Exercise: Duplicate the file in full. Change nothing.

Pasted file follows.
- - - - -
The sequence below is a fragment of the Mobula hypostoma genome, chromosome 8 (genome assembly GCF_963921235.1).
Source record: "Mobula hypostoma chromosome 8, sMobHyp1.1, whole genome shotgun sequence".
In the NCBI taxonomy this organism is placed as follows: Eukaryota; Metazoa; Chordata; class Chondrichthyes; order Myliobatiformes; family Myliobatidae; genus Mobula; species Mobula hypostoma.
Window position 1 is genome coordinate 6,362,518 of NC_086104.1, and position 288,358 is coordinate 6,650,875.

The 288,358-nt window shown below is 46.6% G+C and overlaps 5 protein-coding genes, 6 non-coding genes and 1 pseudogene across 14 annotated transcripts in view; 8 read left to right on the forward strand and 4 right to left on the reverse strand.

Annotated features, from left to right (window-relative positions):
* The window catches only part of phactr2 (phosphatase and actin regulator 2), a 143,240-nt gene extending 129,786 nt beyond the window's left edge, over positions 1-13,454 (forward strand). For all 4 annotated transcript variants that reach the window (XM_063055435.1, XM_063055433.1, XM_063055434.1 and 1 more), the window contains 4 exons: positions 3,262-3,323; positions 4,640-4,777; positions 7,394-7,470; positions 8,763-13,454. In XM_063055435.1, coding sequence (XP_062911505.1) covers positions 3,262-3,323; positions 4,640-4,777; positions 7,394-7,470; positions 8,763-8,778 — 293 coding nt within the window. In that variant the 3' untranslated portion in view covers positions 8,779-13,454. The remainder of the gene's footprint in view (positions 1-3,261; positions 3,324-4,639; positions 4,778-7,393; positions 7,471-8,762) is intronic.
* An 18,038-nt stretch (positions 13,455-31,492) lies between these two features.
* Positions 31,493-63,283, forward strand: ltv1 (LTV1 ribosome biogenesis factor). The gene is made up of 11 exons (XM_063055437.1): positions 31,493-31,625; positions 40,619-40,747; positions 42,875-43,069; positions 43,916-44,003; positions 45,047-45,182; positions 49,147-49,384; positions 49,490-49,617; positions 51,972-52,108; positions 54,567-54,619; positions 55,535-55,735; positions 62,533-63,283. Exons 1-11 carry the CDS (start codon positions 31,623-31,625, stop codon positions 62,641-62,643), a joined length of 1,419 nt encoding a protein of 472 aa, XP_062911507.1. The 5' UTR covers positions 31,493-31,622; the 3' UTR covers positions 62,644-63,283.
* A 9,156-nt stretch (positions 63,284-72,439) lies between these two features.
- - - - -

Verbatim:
The sequence below is a fragment of the Mobula hypostoma genome, chromosome 8 (genome assembly GCF_963921235.1).
Source record: "Mobula hypostoma chromosome 8, sMobHyp1.1, whole genome shotgun sequence".
In the NCBI taxonomy this organism is placed as follows: Eukaryota; Metazoa; Chordata; class Chondrichthyes; order Myliobatiformes; family Myliobatidae; genus Mobula; species Mobula hypostoma.
Window position 1 is genome coordinate 6,362,518 of NC_086104.1, and position 288,358 is coordinate 6,650,875.

The 288,358-nt window shown below is 46.6% G+C and overlaps 5 protein-coding genes, 6 non-coding genes and 1 pseudogene across 14 annotated transcripts in view; 8 read left to right on the forward strand and 4 right to left on the reverse strand.

Annotated features, from left to right (window-relative positions):
* The window catches only part of phactr2 (phosphatase and actin regulator 2), a 143,240-nt gene extending 129,786 nt beyond the window's left edge, over positions 1-13,454 (forward strand). For all 4 annotated transcript variants that reach the window (XM_063055435.1, XM_063055433.1, XM_063055434.1 and 1 more), the window contains 4 exons: positions 3,262-3,323; positions 4,640-4,777; positions 7,394-7,470; positions 8,763-13,454. In XM_063055435.1, coding sequence (XP_062911505.1) covers positions 3,262-3,323; positions 4,640-4,777; positions 7,394-7,470; positions 8,763-8,778 — 293 coding nt within the window. In that variant the 3' untranslated portion in view covers positions 8,779-13,454. The remainder of the gene's footprint in view (positions 1-3,261; positions 3,324-4,639; positions 4,778-7,393; positions 7,471-8,762) is intronic.
* An 18,038-nt stretch (positions 13,455-31,492) lies between these two features.
* Positions 31,493-63,283, forward strand: ltv1 (LTV1 ribosome biogenesis factor). The gene is made up of 11 exons (XM_063055437.1): positions 31,493-31,625; positions 40,619-40,747; positions 42,875-43,069; positions 43,916-44,003; positions 45,047-45,182; positions 49,147-49,384; positions 49,490-49,617; positions 51,972-52,108; positions 54,567-54,619; positions 55,535-55,735; positions 62,533-63,283. Exons 1-11 carry the CDS (start codon positions 31,623-31,625, stop codon positions 62,641-62,643), a joined length of 1,419 nt encoding a protein of 472 aa, XP_062911507.1. The 5' UTR covers positions 31,493-31,622; the 3' UTR covers positions 62,644-63,283.
* A 9,156-nt stretch (positions 63,284-72,439) lies between these two features.